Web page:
Born on 7 November 1913, Albert Camus was a famous French philosopher, Nobel Prize winning author, and journalist well known for his brand of existentialist absurdism and for authoring books such as “L’Etranger” (The Stranger) and “La Peste” (The Plague). His answer to life was a bit poignant and depressing. He thought that life had no meaning, that nothing could ever serve as a source of meaning which then makes the human quest to find meaning kind of absurd. Possibly this absurd way of viewing life was to blame for his chaotic affairs and complicated romantic entanglements.
A charismatic and charming yet sensitive writer, Camus was highly critical of himself especially when it came to his affairs but this sense of self awareness did not stop him from acting on his impulses. In 1935 he married Simone Hié, but the marriage soon fizzled out due to infidelities from both sides and then in 1940 Camus married Francine Faure, a pianist and mathematician. Despite marrying twice, he had argued ardently against the institution of marriage, dismissing it as unnatural and had joked about not being cut out for marriage even after his wife gave birth to their twins- Catherine and Jean in 1945.
Camus seen here with Maria Casares
French biographer Olivier Todd’s book on Camus “Albert Camus: A life” reveals how his obsessive womanising pushed Francine to a depressive mental breakdown. One episode even reveals how he wrote passionate love letters to three different mistresses- one to a twenty-one year old model named “Mi”, another to a Spanish actress Maria Casares, and one to another, younger actress, Catherine Sellers on consecutive days during the same family holiday. His relationship with Maria Casares especially bothered his wife who was hospitalized multiple times for depression. Even when he was about to be married, he carried on with his affairs, sending heartfelt letters to his mistresses as if he was a young hopeless romantic, using words so soft and deep that one could easily forget that this man’s heart belonged to multiple women. From early on, Camus’ intimate circle was mostly female, once writing to a lover “People attract me in so far as they are impassioned about life and avid for happiness, which is perhaps why I have more women friends than men.” However, his commitment to his partnership with his wife Francine was always known to his mistresses and he himself seemed to have cherished it deeply in his own flawed ways even basing a character from his book “The Fall” on her.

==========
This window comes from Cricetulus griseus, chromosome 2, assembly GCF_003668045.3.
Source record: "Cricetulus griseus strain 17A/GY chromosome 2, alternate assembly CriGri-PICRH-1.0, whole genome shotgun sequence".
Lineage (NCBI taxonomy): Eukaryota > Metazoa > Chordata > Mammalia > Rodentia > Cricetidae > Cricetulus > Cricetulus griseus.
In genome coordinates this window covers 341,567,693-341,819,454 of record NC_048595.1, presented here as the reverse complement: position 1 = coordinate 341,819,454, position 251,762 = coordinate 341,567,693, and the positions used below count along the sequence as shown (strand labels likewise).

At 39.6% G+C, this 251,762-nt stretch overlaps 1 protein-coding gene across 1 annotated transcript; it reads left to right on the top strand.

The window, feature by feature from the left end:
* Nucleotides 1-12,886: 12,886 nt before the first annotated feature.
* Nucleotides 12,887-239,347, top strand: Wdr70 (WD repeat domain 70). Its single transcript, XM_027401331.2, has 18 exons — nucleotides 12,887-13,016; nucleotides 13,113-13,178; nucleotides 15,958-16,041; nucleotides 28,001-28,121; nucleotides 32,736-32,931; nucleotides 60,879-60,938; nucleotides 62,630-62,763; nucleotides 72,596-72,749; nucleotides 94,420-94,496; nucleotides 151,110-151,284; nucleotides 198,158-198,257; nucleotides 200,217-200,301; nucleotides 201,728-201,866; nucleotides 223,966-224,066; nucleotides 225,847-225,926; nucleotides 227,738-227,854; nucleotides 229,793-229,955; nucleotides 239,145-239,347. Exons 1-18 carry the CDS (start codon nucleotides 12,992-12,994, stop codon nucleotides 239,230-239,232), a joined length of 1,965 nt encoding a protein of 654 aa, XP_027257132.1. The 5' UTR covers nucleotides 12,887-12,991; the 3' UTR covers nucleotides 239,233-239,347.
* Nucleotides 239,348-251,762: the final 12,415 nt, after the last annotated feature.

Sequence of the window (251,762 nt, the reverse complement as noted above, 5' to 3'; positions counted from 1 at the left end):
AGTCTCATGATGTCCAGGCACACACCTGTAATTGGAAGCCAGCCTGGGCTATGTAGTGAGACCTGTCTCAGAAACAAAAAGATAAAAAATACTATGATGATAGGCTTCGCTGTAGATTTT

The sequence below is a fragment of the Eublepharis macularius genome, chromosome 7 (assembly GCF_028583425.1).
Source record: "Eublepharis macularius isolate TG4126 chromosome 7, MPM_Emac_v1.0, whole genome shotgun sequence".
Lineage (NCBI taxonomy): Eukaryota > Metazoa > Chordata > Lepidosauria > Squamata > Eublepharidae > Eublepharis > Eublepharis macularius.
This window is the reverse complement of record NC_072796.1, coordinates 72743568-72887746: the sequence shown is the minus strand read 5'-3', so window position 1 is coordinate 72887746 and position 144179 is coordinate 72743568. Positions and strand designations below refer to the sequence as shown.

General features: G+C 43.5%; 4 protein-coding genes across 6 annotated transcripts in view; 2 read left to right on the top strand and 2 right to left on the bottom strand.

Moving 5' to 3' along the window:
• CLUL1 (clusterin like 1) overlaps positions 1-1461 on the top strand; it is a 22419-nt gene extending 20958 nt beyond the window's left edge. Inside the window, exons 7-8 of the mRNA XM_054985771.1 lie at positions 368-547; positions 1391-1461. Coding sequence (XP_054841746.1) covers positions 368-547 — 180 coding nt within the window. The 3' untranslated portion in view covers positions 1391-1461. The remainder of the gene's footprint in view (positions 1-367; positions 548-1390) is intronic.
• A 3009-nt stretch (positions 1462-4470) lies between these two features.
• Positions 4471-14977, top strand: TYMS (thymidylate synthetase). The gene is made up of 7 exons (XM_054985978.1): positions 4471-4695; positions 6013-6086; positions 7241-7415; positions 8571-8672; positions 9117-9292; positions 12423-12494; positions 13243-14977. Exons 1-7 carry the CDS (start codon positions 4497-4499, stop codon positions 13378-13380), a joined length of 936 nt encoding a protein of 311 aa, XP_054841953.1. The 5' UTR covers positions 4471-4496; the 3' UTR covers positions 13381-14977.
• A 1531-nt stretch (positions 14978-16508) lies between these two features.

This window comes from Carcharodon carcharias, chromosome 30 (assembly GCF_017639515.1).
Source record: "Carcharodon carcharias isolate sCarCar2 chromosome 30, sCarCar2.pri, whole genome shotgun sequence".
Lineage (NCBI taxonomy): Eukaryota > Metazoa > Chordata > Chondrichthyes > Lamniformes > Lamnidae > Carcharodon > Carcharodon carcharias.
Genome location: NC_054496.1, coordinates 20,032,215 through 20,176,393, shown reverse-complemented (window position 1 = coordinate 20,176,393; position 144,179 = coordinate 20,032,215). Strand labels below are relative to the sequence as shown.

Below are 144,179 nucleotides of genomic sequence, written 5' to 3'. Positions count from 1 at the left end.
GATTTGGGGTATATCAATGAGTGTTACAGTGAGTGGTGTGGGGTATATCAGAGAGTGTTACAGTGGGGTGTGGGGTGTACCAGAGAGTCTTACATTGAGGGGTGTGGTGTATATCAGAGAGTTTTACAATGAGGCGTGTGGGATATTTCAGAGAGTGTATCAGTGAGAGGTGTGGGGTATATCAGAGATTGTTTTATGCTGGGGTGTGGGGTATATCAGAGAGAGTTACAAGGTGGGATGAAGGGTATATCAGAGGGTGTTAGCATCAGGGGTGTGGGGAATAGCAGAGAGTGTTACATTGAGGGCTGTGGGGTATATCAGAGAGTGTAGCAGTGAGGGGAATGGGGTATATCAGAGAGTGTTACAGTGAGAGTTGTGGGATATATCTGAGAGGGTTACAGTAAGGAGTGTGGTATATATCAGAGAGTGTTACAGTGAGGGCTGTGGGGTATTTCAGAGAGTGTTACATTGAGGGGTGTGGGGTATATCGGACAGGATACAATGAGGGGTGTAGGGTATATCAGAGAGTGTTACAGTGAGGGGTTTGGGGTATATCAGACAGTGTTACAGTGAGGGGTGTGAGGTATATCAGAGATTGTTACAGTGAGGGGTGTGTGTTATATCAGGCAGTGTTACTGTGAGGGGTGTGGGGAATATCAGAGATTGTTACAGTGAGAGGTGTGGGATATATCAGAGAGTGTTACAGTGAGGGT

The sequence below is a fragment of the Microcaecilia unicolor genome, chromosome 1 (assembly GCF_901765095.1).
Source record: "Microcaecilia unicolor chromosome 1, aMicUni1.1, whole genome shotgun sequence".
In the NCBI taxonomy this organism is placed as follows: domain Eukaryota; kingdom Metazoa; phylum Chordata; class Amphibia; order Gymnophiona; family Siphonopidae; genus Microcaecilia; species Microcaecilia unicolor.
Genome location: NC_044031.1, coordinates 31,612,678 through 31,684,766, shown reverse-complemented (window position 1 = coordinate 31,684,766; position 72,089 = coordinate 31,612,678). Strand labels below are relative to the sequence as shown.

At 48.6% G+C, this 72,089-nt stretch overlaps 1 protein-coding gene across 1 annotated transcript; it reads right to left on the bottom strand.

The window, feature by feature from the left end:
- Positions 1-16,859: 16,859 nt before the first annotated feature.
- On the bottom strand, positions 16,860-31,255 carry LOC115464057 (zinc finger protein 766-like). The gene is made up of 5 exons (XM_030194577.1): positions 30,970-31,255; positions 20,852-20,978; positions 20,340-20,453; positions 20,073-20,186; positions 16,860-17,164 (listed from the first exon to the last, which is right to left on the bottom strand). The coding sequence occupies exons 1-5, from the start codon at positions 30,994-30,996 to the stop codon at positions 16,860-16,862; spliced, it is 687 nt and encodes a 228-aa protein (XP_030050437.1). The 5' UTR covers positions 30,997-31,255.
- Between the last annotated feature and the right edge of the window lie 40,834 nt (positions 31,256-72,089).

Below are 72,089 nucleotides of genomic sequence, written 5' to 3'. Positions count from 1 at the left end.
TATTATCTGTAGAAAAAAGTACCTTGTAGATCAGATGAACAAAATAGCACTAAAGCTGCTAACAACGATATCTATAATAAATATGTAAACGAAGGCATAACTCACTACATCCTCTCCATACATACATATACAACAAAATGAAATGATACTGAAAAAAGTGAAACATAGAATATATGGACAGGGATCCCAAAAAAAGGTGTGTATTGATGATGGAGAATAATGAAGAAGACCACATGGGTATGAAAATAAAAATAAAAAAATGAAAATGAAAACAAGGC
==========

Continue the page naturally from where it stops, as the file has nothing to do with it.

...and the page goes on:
As an existentialist, Camus highlights one of the fundamental beliefs of existentialism, that is, humans suffer from alienation and thus cannot ever truly know other people as seen in his book “The Stranger”. Maybe this ‘alienation’ was one of the reasons he consistently tried to find himself in his multiple affairs and fill the void inside him, unable to understand true human connections. Considering the hard life he lived as a child in the slums of Algiers while his mom struggled to make ends meet as his father died early on during the Second World War, it is difficult to not be sympathetic to his plight despite his blunders. Reading about his relationships with his wife and his mistresses comes as a surprise only to people who have not read his earlier works as he had already based his writings on his life. It is however still heart-rending to ponder over the tragic collateral damages caused by his insatiable appetite for validation from various women.